Sony UK Managing Director Fergal Gara caused a bit of a to-do in the gaming world today when he revealed, via a Eurogamer interview, that the digital download of PS4 launch title Killzone: Shadow Fall was “cracking on for 50GB.” That’s a pretty hefty file size whether you’re comparing it to the 500GB of hard drive space built in to every PS4 or to the broadband speeds in most US homes these days.

Of course, you can still buy the game on a disc rather than clogging up your broadband with that massive download. The PS4 also offers the ability to start playing a downloading game before it is completely finished. Still, that whopper of a file size got us thinking: have game sizes been increasing faster or slower than broadband download speeds in recent years? That is to say, does a game take more or less time to download, on average, than it did in the recent past?

Soliciting some gamers’ experiences in this regard got a wide range of responses. Some people felt that big games are much more annoying to download today than they were a few years ago. Others said their downloads are much faster now, mainly due to an improved Internet connection compared to the one they used to have. We could throw our own experience into this mix, but to get something more than anecdotal conjecture, we were going to need some hard data.

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FTC will pay 139,357 cramming victims an average of $39 each

One day before a potential government shutdown, the the Federal Trade Commission announced that it was mailing 139,357 checks collectively worth $5.4 million to consumers and businesses “who were victimized by a massive fraudulent operation that placed unwanted charges on their telephone bills”—aka cramming—by a company called Inc21.

Ars has been covering the shady practice of cramming for five years. In this scheme, consumers are billed for services that they never asked for, likely ignored, and yet continue to be billed for. (Ars editor Nate Anderson even detailed his own experience with cramming.) It happens in the ISP industry, in the landline telephone industry, and increasingly in the mobile phone industry. Earlier this year, the FTC filed its first civil suit against Wise Media, LLC, a Georgia company accused of consistently engaging in the practice.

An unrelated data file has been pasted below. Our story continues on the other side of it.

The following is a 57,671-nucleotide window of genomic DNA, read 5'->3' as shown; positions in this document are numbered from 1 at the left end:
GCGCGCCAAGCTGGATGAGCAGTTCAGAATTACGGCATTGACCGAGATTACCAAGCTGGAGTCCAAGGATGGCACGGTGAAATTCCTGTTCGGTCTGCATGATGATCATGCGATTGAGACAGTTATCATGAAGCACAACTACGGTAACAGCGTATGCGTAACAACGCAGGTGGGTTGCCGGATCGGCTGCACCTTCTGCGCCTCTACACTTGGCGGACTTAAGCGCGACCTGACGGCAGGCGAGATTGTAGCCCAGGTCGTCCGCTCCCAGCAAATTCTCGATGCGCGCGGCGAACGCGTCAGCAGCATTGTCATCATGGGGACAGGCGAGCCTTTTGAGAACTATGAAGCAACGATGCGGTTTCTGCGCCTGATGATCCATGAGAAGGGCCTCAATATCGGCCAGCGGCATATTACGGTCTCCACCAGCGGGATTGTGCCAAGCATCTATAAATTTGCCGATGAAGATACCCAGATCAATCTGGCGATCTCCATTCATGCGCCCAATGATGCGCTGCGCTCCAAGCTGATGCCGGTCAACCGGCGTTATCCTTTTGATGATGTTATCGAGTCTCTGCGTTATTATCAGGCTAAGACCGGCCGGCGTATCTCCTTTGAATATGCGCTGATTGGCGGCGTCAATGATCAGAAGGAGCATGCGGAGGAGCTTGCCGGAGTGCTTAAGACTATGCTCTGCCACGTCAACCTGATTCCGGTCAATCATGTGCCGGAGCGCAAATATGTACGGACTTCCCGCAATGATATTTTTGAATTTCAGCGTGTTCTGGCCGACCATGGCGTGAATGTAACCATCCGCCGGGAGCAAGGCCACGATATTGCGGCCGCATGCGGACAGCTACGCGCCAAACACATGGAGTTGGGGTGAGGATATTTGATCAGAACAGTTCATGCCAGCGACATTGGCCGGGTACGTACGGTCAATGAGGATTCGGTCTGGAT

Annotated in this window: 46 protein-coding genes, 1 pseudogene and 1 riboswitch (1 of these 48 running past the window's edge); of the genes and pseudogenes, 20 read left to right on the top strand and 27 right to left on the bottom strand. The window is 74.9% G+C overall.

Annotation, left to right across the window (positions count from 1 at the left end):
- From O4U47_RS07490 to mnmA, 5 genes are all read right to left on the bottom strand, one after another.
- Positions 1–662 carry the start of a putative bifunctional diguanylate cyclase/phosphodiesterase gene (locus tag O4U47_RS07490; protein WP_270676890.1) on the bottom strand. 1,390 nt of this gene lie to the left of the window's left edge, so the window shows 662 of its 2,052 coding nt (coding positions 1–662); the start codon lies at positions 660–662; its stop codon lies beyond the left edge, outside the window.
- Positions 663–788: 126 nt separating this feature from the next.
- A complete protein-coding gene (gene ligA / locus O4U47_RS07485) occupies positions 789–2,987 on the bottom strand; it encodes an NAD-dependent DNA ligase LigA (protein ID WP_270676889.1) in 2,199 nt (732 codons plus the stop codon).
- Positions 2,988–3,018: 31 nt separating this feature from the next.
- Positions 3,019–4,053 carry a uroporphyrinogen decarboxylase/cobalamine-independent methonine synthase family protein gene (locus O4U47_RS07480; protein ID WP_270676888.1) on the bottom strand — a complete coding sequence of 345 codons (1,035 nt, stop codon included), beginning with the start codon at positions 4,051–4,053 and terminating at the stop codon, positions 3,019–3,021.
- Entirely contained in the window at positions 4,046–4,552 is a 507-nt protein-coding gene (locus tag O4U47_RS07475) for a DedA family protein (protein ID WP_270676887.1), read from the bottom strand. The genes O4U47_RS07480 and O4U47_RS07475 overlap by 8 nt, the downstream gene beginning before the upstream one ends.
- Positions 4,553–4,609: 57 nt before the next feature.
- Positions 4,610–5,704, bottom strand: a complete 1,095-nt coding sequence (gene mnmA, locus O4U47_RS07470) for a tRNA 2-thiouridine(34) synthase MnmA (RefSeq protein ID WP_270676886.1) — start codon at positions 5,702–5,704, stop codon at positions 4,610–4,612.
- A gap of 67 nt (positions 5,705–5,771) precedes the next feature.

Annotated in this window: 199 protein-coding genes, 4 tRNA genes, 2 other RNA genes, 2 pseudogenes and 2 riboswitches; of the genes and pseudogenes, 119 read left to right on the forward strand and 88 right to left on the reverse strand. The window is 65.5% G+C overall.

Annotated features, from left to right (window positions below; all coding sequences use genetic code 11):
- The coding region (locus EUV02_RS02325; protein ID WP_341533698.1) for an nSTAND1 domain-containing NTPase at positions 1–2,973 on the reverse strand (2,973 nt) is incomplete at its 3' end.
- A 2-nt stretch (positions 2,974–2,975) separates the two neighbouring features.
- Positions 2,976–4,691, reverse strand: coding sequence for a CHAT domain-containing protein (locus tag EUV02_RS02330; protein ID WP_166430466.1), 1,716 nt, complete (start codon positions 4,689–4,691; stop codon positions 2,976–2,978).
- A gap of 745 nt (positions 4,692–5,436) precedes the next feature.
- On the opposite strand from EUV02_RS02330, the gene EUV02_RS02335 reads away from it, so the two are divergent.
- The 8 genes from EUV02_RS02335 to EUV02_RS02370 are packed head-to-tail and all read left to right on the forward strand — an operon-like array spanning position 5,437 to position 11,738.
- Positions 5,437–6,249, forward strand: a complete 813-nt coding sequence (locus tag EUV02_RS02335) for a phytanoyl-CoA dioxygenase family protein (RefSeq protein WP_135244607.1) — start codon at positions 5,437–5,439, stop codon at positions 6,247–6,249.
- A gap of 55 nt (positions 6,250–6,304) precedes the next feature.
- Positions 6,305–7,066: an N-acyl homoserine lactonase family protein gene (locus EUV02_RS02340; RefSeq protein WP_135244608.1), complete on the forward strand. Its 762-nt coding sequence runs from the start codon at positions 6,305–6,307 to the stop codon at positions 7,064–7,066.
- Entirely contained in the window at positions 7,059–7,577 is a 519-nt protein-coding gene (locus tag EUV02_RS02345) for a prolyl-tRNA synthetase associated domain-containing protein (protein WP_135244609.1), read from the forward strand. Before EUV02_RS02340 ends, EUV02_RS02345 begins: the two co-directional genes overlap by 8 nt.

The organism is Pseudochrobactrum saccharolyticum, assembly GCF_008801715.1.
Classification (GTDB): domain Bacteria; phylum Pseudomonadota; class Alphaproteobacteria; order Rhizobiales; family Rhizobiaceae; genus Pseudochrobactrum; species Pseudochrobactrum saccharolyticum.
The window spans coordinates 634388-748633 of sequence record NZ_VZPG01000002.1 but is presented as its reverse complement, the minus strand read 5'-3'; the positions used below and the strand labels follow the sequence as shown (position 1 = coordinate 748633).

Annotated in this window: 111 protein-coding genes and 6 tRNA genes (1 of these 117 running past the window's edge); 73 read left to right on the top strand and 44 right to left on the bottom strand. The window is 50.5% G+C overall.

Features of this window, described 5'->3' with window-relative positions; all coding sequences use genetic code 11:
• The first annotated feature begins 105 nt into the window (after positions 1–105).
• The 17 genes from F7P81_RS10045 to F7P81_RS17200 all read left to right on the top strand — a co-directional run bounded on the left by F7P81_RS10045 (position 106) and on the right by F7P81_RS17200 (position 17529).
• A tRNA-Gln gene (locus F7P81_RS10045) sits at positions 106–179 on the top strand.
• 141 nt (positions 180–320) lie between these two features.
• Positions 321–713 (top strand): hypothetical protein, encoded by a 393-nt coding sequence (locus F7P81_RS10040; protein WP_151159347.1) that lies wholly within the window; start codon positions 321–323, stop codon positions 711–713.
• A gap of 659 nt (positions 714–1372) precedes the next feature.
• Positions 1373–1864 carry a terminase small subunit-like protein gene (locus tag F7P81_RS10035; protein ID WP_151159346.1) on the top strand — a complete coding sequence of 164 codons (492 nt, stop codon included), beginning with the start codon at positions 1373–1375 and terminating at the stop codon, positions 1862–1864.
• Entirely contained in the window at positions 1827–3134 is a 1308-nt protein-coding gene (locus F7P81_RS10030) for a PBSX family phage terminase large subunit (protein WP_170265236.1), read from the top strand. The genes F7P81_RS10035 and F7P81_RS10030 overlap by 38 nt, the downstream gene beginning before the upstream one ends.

In regard to Monday’s action, Inc21’s owners pled guilty back in December 2012 to related charges initially brought in 2010. Back then, Inc21 was accused of fraudulently raking in $19 million over five years through cramming.

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Researchers unveil first thought-controlled bionic leg

In this month’s New England Journal of Medicine, researchers from the Center for Bionic Medicine at the Rehabilitation Institute of Chicago revealed their success with a robotic prosthetic leg that “learns” to operate based on feedback from the brain of the person it is attached to. The bionic leg could make it possible for people with above-knee amputations to walk, climb stairs, and move the leg while seated, much like a natural leg.

The bionic leg, the result of work under an $8 million research grant from the Department of Defense, uses sensors to pick up electromyographic (EMG) impulses from nerves in the remaining thigh muscle tissue in the patient’s leg. The researchers were able to give the patient the ability to control the leg’s actions by thinking about moving the leg.

“EMG signals were decoded with a pattern-recognition algorithm and combined with data from sensors on the prosthesis to interpret the patient’s intended movements,” the team, headed by RIC lead scientist Levi Hargrove, wrote in the article. “This provided robust and intuitive control of ambulation—with seamless transitions between walking on level ground, stairs, and ramps—and of the ability to reposition the leg while the patient was seated.”